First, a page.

Measuring the return on investment for big-ticket purchases has been and always will be important to efficient organizations, but in the wake of the recession, hunkered-down companies have become that much more insistent that dollars be wisely spent. While skills-based training benefits can be tracked and measured, quantifying the return on big-picture, strategic learning is as challenging as ever. Executive education is about learning new tools, frameworks, ways to think about business and the global economy. That’s not something you can test at the end of a chapter.
Even if one suspects that a program may have helped ready a senior executive for the next big task, it’s nearly impossible to trace a direct line. When CEOs look at ROI of executive education, it is probably best to use the analogy of the strategic radar screen. Every CEO has a list of big, strategic issues and challenges he or she would like to tackle in the next three, six or eighteen months. When the CEO sends someone for training, he or she is looking for the school to help ready that person to address a particular issue on the radar screen. So the question is, three months later, six months later, is it clear that the employee was prepared to deal with that issue or not?”
Increasingly, companies that send executives to open-enrollment programs are sending them with very specific goals, challenges they are expected to solve while they’re away. In the past it was: “Broaden their perspectives, give them new knowledge, best practices, tools to use in the field.” Now it’s much more: “Do all that, but also get something done while you’re here that’s going to impact our P&L or our bottom line this fiscal year.”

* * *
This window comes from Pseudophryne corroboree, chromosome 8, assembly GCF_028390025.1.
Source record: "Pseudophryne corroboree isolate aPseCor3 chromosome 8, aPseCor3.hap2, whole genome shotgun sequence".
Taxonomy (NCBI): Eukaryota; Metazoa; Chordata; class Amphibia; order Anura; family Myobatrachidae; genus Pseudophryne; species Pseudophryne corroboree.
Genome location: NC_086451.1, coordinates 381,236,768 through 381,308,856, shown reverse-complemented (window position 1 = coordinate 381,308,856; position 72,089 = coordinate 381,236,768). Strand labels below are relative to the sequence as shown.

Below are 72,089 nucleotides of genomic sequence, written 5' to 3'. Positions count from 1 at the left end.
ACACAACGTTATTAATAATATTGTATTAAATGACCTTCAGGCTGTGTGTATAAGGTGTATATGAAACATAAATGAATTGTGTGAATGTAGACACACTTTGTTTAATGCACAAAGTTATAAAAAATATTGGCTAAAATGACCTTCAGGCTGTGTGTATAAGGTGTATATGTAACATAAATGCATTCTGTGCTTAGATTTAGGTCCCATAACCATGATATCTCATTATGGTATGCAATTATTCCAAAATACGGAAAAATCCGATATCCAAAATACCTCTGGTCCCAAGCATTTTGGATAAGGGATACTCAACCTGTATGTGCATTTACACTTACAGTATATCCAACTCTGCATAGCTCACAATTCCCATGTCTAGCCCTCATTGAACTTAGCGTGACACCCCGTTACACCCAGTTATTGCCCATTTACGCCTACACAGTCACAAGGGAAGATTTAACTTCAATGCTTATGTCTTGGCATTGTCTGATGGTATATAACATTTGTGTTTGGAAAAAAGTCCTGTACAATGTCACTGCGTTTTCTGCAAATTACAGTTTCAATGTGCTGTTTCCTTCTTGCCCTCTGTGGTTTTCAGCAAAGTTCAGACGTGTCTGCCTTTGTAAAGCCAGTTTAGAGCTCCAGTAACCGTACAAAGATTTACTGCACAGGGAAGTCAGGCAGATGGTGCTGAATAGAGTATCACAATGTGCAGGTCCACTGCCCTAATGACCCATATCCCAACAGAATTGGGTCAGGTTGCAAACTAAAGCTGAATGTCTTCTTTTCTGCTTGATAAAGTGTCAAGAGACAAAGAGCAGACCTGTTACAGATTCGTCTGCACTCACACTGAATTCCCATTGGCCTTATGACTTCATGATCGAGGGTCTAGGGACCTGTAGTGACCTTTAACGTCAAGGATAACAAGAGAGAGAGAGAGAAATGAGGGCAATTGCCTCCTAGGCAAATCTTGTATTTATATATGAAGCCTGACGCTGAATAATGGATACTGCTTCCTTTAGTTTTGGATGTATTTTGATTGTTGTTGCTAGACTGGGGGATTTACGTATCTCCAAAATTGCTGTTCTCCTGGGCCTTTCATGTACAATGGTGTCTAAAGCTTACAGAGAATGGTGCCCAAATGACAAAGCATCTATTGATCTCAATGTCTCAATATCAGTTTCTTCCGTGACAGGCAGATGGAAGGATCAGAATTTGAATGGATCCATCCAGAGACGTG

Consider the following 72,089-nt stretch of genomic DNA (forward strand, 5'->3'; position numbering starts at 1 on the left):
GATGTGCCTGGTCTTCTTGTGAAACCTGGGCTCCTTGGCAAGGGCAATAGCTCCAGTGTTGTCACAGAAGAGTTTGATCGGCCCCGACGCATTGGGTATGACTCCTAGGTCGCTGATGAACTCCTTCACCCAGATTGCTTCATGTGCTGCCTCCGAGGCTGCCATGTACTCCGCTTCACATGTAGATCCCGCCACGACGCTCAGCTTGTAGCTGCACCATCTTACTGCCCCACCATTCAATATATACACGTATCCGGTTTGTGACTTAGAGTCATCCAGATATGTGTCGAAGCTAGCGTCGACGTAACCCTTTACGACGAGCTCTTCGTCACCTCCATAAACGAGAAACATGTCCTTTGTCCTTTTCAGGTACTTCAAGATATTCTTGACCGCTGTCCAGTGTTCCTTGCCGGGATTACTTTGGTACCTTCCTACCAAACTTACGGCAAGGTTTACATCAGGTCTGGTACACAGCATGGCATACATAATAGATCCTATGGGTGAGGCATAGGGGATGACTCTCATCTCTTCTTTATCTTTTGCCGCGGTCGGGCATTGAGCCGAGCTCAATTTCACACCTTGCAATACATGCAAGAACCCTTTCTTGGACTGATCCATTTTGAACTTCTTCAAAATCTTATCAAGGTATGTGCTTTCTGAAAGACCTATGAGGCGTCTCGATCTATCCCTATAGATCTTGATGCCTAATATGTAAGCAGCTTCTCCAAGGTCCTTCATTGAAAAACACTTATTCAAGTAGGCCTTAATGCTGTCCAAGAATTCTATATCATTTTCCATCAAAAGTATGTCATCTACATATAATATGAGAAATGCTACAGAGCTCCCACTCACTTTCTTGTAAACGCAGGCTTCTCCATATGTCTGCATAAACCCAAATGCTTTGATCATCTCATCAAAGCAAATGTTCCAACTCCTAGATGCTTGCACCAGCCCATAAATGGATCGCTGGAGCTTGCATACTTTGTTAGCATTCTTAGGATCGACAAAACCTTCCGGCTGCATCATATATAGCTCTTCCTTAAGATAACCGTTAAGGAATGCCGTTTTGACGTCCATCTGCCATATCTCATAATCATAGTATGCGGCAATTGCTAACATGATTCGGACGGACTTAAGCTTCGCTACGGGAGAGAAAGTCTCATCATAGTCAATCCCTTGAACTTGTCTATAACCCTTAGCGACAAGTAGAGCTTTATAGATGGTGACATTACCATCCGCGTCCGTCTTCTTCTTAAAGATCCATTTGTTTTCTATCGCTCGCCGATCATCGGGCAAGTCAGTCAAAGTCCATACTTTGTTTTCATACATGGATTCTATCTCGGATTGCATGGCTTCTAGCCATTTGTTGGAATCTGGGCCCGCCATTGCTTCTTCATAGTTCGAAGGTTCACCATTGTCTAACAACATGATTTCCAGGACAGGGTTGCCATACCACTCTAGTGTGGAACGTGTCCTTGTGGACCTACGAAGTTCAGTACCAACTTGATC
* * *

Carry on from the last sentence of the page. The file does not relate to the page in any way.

Executives arrive at education programs with several significant business challenges their companies need to address. When they leave, they are expected to bring back keen insights, new thought leadership and, most importantly, solutions to those problems. For open enrollment, the more focused the company’s objectives for the executive, the easier it is to measure results. In custom corporate programs, metrics for evaluating return can be embedded upfront.
One area in which companies have had a relatively easy time justifying education spend is in succession planning, whether it’s preparing a candidate for the CEO office or readying a middle manager for a C-suite role.
Regardless of what industry a company is in, however, when an employee returns to an organization after being sent to learn a set of skills, the company benefits from that employee’s enhanced knowledge as well as the morale boost and gratitude an employee has after participating in such as course.
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